Have you not learned great lessons from those who rejected you, and braced themselves against you, or disputed the passage with you? -Walt Whitman
A story is told of a boy who asks his father to explain the difference among irritation, aggravation, and frustration. The dad picked up the phone and dialed a number at random. When the phone rang he asks, “Can I speak to Alf, please?” To which the person on the other end of the line said, “No! There is no one called Alf here.” Then, they hung up. “That’s irritation,” said the Dad.
Then he picked up the phone again and dialed the same number; once again asking for Alf a second time. This time the irate answerer replied, “No, there is not anyone here called Alf. Go away; if you call again I will call the police.” “That’s aggravation,” commented the Dad.
“Then what is frustration?” asked the son. The father picked up the phone and dialed the same number a third time: “Hello, this is Alf. Have I received any phone calls?”
While there are many rewards to leading, the story reminds us that irritation, aggravation, and frustrations do come our way. Your challenges may not come in the form of a prank call as illustrated in the story, but if you hang around long enough you will experience those wide range of emotions that will confront you as a leader.
Will Rogers said, “Do the best you can, and don’t take life too serious.” While the demands of leadership are many and much is riding on the decisions you make; it is important to be reminded to lighten up. Here are three observations about leaders who are wound too tight. Are you one of them?
A leader wound too tight is not flexible.
I have met leaders over the years that were wound so tight that the least amount of resistance would overwhelm them. Tony Robbins said, “Stay committed to your decisions, but stay flexible in your approach.” This is practical wisdom that can save you a lot of aggravation.
A leader’s ability to be flexible is reflective of one who understands that conditions change, the unexpected happens, and that you can take it in stride. As you demonstrate flexibility to changing conditions it will send the message throughout your organization that you can roll with the flow and it is possible to bend. If things do not go according to plan today; lighten up, tomorrow is a new day.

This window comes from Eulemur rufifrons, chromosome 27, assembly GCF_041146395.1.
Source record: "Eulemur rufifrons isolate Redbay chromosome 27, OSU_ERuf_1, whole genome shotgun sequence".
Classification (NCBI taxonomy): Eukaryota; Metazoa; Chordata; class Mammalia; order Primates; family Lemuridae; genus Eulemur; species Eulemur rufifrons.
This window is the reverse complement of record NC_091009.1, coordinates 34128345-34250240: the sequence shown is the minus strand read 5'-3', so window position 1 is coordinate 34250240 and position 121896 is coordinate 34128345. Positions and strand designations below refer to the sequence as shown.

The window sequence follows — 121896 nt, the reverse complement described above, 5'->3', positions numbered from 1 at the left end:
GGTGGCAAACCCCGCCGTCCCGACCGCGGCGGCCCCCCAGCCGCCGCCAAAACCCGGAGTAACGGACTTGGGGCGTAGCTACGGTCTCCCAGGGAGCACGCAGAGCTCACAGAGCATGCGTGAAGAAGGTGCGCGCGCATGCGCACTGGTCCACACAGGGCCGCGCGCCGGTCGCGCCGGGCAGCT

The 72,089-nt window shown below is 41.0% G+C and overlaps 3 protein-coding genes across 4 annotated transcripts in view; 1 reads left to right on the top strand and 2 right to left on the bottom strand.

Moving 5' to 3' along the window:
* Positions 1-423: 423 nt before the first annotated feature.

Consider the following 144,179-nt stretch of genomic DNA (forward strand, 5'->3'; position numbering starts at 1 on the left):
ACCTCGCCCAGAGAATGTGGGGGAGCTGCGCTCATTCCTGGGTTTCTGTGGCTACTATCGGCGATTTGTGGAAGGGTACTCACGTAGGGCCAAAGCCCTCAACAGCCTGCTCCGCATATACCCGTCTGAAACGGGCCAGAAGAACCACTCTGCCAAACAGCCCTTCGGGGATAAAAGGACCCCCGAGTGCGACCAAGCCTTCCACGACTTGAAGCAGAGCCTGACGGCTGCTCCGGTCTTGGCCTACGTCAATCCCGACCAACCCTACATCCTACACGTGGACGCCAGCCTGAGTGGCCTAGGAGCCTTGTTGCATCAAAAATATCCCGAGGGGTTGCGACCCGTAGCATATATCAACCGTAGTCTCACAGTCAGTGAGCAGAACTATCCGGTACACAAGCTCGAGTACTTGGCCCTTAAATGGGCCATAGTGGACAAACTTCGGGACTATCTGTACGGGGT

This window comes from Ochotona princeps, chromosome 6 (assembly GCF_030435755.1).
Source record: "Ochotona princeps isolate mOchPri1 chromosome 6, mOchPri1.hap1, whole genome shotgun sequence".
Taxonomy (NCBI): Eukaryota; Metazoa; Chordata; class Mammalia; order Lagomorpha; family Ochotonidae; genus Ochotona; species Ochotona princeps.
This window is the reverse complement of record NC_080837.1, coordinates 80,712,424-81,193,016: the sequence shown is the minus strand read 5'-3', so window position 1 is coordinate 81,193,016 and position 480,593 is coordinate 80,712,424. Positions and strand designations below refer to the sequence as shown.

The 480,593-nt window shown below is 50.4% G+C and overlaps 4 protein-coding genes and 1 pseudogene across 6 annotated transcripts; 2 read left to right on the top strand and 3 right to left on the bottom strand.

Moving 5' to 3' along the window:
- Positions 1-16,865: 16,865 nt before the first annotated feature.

A leader wound too tight can’t grow.
If a leader can’t adapt to his or her circumstances it will be hard for those around him as well. Eleanor Roosevelt said, “People grow through experience if they meet life honestly and courageously. This is how character is built.” A leader wound too tight is restricted in many ways least of which is his ability to think clearly, include others, and provide the emotional strength needed in times of testing.
As a leader you need an outlet that will give you balance in your daily life. This should include a healthy diet and exercise, a network of friends who can give you perspective, and a faith that will give you courage to put your frustrations into more capable hands. As you lighten up you can go up.
A leader wound too tight will eventually snap.
Let’s face it; at one time or another we’ve all reached the snapping point. You may be there now. The Greek philosopher Democritus said, “The person who can laugh with life has developed deep roots with confidence and faith-faith in oneself, in people and in the world, as contrasted to negative ideas with distrust and discouragement.” What about you? Have you learned to laugh?
Irritation, aggravation, and frustration is part of leadership; a part of life. But as you go through these times it is important to understand this one thing – you go through them. What you go through is not always a choice, but how you go through it is – lighten up.
Are you wound too tight?
© 2013 Doug Dickerson
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